These organizations work in close collaboration with the Education Offices within the Italian Consulates and are subject to the direction and monitoring of the 8 Educational Directors attached to the Italian Consulates throughout the United States.  

The support of the Italian Government for the promotion of the Italian language includes also the network of the 5 Italian Cultural Institutes in the United States and the Italian K-12 school in New York City.
The Italian Ministry of Foreign Affairs also appoints lecturers of Italian, who are assigned to various U.S. Universities to teach Italian and to help promote the Italian culture in the United States. Currently there are 9 lecturers employed in U.S. Universities * (Enclosure1)  

A Strategic Role: the 8 Italian Educational Directors/Dirigenti Scolastici

Eight Education Offices are currently attached to the 8 consular jurisdictions of Boston, Chicago, Detroit, Los Angeles and Miami, New York, San Francisco, and Washington DC. The mandate of the School Supervisors, Italian professionals from the Italian Ministry of Education, is very broad.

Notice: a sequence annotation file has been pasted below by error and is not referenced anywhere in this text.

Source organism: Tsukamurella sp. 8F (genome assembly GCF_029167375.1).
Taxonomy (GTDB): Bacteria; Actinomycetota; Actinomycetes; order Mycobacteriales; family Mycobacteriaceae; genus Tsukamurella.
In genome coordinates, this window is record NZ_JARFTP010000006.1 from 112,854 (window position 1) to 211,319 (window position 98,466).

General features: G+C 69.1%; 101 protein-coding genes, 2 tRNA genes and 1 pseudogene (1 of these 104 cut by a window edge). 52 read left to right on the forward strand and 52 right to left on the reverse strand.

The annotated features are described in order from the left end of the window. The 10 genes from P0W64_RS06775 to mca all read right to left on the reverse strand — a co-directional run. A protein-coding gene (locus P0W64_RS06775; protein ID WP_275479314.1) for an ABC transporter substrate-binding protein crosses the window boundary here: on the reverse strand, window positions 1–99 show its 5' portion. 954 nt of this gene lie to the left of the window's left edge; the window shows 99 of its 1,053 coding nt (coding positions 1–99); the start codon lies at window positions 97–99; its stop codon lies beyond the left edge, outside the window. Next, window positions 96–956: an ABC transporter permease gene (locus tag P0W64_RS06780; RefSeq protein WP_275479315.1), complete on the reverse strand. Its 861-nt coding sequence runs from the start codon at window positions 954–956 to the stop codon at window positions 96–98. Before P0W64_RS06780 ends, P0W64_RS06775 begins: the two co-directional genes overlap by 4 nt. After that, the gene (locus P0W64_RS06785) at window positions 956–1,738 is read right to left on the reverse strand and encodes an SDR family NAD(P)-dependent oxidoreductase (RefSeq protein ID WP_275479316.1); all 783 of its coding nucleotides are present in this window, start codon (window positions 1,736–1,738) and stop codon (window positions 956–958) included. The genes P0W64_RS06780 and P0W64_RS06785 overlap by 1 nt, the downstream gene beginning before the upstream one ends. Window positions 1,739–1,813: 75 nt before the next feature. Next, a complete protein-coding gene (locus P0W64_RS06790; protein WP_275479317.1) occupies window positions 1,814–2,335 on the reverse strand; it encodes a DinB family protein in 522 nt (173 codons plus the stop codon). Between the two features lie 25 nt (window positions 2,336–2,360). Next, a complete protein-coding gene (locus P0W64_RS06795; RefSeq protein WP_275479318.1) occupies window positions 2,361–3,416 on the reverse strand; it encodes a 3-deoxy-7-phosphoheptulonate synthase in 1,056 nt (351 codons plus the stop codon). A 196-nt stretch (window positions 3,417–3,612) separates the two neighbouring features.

• Following the directions of the Consular Authorities, designing plans to promote and implement Italian language programs in each Consular jurisdiction
  • Building relationships with the local Education Authorities at all levels, from State to County to schools
  • Advocating to local communities, parents, and associations
  • Establishing relationships with the non-profit organizations, closely monitoring and supervising the activities carried out with the financial contributions of the Italian Government
  • Reporting and planning for future developments of these activities
  • Promoting and organizing professional development seminars and courses for Italian teachers, in collaboration with non-profit organizations, Italian and American Universities
  • Coordinating and supervising the teaching of Italian language for all grades, including curriculum design, activities and evaluation procedures, and by advising on appropriate course materials and textbooks.